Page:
Educators rally in front of Kenai Central High School after school ahead of a strike called on by two employee associations, on Monday, Sept. 16, 2019, in Kenai, Alaska. (Photo by Victoria Petersen/Peninsula Clarion)

Educators rally in front of Kenai Central High School after school ahead of a strike called on by two employee associations, on Monday, Sept. 16, 2019, in Kenai, Alaska. (Photo by Victoria Petersen/Peninsula Clarion)

School board to consider contract agreement

The associations and the district had been negotiating for a contract for nearly 600 days.

The school board will vote Monday on tentative contract agreement made by the district and associations in the early hours of Sept. 17.

The executive boards of the Kenai Peninsula Education Association and the Kenai Peninsula Education Support Association voted to ratify the contract for teachers and support staff in the Kenai Peninsula Borough School District.

The associations and the district had been negotiating for a contract for nearly 600 days, and bargaining was snagged on the rising cost of health care.

The agreement for a three-year contract, reached at 1:37 a.m., will be effective between July 1, 2018 and June 30, 2021.

The agreement is based on an offer the associations presented to the district back on May 13. The offer migrates employees from the district’s traditional health care plan to the high-deductible plan currently available, and removes a spending cap on health care costs. The cap was a funding limit that, when surpassed, required employees to split costs 50-50 with the district. Beginning in January 2020, every employee will migrate to one of two high-deductible plans — the current high-deductible plan and a new modified one offered in the district’s proposal. Under the new plans, the district will pay 85% of health care costs, while the employee pays 15% with no cap.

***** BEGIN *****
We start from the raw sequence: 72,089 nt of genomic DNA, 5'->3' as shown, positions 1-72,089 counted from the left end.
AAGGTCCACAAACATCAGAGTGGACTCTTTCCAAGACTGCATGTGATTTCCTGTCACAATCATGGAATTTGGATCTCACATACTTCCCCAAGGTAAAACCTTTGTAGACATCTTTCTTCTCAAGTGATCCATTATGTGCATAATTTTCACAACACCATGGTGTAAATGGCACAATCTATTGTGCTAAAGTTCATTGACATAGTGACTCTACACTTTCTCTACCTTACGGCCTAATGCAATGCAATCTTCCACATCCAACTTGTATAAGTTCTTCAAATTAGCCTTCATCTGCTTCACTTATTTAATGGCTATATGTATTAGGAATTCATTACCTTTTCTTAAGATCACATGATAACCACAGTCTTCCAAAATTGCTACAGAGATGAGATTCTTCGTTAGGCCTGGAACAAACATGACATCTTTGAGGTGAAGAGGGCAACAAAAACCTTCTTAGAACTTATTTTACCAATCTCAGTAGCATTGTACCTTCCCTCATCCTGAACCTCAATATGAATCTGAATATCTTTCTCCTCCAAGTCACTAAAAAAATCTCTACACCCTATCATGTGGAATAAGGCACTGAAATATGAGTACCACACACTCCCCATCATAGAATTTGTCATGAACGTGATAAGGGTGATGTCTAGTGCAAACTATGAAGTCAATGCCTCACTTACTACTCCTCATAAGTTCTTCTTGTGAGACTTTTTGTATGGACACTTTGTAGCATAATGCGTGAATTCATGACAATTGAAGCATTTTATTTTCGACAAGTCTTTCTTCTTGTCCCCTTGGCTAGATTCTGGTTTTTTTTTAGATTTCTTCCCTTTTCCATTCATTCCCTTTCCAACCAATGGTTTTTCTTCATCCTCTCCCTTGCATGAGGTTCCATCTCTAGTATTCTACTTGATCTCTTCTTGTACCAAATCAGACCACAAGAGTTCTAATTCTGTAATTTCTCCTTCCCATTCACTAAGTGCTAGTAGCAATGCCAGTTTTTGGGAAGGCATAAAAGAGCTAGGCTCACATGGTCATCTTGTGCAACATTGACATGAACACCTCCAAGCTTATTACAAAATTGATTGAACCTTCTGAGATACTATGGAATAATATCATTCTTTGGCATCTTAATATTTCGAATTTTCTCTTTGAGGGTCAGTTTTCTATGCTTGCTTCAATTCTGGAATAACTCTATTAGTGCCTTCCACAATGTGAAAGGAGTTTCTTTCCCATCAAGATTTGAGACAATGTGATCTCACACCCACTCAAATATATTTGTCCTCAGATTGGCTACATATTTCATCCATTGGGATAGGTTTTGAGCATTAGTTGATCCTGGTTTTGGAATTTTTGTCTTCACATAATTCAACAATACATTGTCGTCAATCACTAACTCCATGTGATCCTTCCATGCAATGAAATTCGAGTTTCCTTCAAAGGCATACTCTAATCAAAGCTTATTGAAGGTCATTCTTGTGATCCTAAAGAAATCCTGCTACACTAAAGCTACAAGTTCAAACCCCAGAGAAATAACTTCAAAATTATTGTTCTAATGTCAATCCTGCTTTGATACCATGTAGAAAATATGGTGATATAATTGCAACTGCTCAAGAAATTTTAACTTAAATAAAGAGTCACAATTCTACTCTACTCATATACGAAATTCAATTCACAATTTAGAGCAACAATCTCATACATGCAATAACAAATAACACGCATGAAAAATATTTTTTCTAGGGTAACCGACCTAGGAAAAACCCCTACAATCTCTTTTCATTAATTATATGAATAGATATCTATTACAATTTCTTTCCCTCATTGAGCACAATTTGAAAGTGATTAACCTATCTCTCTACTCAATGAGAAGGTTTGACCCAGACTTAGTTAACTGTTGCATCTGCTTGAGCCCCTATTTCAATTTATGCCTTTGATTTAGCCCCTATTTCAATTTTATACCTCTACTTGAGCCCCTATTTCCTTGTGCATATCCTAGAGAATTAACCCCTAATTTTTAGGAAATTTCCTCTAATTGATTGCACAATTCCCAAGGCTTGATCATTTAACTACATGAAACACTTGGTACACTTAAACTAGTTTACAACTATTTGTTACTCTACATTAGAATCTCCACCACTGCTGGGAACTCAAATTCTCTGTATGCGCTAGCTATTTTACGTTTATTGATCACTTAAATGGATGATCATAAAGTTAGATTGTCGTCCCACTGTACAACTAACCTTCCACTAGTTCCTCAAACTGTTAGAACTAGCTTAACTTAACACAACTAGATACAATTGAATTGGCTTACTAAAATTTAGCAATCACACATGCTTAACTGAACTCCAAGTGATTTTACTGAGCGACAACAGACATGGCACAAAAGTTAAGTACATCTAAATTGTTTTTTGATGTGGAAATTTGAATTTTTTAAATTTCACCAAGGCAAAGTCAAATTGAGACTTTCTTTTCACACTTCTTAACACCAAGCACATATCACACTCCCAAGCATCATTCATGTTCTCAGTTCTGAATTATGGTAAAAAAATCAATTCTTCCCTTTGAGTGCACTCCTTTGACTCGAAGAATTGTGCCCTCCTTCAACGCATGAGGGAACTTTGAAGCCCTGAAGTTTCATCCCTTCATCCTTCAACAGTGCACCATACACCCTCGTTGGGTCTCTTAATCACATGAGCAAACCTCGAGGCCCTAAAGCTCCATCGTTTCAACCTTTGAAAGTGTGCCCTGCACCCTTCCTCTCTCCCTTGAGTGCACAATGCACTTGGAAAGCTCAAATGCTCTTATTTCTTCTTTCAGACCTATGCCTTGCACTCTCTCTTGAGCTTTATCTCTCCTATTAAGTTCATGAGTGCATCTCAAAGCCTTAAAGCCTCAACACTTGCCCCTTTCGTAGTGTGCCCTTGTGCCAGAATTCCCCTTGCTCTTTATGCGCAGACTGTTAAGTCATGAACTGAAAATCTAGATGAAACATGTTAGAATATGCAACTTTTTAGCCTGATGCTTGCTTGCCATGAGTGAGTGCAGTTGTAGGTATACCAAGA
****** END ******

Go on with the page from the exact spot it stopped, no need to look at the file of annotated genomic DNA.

The traditional plan had more expensive premiums, meaning more money taken out of employees’ paychecks. The high-deductible plan ensures less expensive premiums, but has a higher upfront cost to employees receiving medical care.

The Clarion previously reported in May that some employees on the traditional plan could have expected to pay $1,000 a month next year for their health care plan. When more than 400 educators moved to the high-deductible plan, the district saved $1.2 million, a May 16 press release from the employee associations said.

The agreed-upon proposal includes other benefits too. The district is going to put $668,748 into the Employee Health Care Reserve Account, an account that is used to pay for health care costs that exceed what’s anticipated in a year. The district is also increasing their annual contributions offering to $800 per employee, which can be used toward medical expenditures.

Wage increases, including 0.5% for last year, 1% for this year and 2% for next year, were also included in the proposal, and language was included to reflect district concerns about one-time money that’s currently tied up in a state lawsuit. If the lawsuit determines the one-time money will not come, the 2% wage increase for next year will be reduced accordingly.

Another important element of the proposal makes support staff eligible for coaching and extracurricular positions and stipends.

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